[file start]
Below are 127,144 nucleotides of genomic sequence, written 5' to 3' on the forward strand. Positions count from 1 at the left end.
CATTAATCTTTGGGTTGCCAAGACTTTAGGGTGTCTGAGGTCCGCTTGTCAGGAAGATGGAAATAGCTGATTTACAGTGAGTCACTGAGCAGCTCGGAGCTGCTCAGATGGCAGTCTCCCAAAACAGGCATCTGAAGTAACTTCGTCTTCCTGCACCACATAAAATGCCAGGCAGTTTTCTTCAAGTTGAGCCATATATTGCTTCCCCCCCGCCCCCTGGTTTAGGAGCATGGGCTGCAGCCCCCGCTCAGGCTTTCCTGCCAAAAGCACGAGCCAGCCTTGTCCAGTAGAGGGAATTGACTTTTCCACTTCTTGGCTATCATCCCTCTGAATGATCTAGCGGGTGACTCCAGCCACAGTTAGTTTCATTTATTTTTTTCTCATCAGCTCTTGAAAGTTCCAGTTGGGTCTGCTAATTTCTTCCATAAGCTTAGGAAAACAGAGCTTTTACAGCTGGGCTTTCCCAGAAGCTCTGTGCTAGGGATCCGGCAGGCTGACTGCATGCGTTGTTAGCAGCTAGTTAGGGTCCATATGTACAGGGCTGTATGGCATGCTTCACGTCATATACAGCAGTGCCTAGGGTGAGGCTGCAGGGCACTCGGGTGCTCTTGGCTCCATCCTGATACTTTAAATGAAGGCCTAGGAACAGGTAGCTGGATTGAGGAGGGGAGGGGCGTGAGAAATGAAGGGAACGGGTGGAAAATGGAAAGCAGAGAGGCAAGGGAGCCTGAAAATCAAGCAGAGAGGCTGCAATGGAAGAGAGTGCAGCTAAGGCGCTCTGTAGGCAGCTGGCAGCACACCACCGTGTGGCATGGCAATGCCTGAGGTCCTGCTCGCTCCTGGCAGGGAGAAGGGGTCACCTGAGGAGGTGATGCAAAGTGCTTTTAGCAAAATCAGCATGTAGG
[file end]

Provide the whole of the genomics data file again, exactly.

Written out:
Below are 127,144 nucleotides of genomic sequence, written 5' to 3' on the forward strand. Positions count from 1 at the left end.
CATTAATCTTTGGGTTGCCAAGACTTTAGGGTGTCTGAGGTCCGCTTGTCAGGAAGATGGAAATAGCTGATTTACAGTGAGTCACTGAGCAGCTCGGAGCTGCTCAGATGGCAGTCTCCCAAAACAGGCATCTGAAGTAACTTCGTCTTCCTGCACCACATAAAATGCCAGGCAGTTTTCTTCAAGTTGAGCCATATATTGCTTCCCCCCCGCCCCCTGGTTTAGGAGCATGGGCTGCAGCCCCCGCTCAGGCTTTCCTGCCAAAAGCACGAGCCAGCCTTGTCCAGTAGAGGGAATTGACTTTTCCACTTCTTGGCTATCATCCCTCTGAATGATCTAGCGGGTGACTCCAGCCACAGTTAGTTTCATTTATTTTTTTCTCATCAGCTCTTGAAAGTTCCAGTTGGGTCTGCTAATTTCTTCCATAAGCTTAGGAAAACAGAGCTTTTACAGCTGGGCTTTCCCAGAAGCTCTGTGCTAGGGATCCGGCAGGCTGACTGCATGCGTTGTTAGCAGCTAGTTAGGGTCCATATGTACAGGGCTGTATGGCATGCTTCACGTCATATACAGCAGTGCCTAGGGTGAGGCTGCAGGGCACTCGGGTGCTCTTGGCTCCATCCTGATACTTTAAATGAAGGCCTAGGAACAGGTAGCTGGATTGAGGAGGGGAGGGGCGTGAGAAATGAAGGGAACGGGTGGAAAATGGAAAGCAGAGAGGCAAGGGAGCCTGAAAATCAAGCAGAGAGGCTGCAATGGAAGAGAGTGCAGCTAAGGCGCTCTGTAGGCAGCTGGCAGCACACCACCGTGTGGCATGGCAATGCCTGAGGTCCTGCTCGCTCCTGGCAGGGAGAAGGGGTCACCTGAGGAGGTGATGCAAAGTGCTTTTAGCAAAATCAGCATGTAGG